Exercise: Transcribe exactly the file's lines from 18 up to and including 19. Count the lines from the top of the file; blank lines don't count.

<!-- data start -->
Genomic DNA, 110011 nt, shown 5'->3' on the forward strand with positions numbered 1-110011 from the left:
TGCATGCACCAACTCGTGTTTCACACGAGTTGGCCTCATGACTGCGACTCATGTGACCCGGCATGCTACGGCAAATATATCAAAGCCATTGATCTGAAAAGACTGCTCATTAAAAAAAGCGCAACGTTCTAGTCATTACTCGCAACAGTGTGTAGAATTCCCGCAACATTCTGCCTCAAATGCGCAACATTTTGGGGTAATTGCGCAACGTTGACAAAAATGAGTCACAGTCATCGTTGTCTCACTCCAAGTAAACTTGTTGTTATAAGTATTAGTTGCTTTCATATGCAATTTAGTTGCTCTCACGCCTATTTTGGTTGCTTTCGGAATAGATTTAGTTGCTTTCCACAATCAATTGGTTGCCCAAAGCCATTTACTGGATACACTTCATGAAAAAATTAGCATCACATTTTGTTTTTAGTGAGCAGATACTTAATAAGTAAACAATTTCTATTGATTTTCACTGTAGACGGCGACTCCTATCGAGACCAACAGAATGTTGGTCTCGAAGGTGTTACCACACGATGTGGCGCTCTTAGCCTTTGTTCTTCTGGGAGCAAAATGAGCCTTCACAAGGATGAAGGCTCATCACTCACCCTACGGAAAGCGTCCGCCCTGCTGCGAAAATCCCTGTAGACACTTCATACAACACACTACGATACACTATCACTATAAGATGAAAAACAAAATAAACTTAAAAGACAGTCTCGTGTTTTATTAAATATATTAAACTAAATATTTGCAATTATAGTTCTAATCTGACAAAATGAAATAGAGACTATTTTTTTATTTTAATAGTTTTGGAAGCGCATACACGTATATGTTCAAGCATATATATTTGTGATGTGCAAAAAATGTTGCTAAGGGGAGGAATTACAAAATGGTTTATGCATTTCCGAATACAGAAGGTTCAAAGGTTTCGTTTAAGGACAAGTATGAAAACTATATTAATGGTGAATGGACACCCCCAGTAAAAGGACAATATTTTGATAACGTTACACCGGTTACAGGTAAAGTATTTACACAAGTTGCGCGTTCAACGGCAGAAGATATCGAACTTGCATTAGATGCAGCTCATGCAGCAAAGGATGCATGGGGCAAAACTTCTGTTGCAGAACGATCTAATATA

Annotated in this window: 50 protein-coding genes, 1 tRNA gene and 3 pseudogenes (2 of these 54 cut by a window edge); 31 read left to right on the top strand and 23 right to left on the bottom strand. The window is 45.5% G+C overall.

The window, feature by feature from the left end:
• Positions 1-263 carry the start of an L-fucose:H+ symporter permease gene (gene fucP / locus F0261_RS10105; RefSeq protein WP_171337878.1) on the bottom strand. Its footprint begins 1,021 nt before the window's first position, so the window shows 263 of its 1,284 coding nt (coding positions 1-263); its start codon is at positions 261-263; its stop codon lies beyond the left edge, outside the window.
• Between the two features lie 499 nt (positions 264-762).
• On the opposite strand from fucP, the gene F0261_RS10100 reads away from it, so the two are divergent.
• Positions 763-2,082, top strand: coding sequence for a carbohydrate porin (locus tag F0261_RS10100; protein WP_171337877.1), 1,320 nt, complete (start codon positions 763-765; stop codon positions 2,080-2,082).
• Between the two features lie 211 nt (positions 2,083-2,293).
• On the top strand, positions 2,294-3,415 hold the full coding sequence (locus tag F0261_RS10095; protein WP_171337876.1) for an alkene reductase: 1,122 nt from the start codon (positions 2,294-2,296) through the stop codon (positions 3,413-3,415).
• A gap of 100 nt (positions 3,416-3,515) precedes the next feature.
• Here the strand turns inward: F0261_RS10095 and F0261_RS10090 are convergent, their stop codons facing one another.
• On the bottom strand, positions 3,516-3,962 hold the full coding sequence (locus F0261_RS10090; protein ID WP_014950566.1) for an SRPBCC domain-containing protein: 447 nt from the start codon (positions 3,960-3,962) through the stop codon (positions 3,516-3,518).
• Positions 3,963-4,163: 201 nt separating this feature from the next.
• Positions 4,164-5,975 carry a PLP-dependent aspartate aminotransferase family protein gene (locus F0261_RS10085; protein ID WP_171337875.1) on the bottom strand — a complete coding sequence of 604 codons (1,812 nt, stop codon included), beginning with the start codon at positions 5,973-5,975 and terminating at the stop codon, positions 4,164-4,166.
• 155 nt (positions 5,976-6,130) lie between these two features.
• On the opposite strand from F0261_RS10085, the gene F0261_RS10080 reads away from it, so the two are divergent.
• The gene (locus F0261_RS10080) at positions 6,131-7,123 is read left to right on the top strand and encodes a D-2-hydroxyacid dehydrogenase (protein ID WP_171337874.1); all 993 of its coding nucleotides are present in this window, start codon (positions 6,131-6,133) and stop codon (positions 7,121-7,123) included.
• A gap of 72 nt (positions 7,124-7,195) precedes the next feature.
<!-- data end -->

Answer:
• The gene (locus F0261_RS10080) at positions 6,131-7,123 is read left to right on the top strand and encodes a D-2-hydroxyacid dehydrogenase (protein ID WP_171337874.1); all 993 of its coding nucleotides are present in this window, start codon (positions 6,131-6,133) and stop codon (positions 7,121-7,123) included.
• A gap of 72 nt (positions 7,124-7,195) precedes the next feature.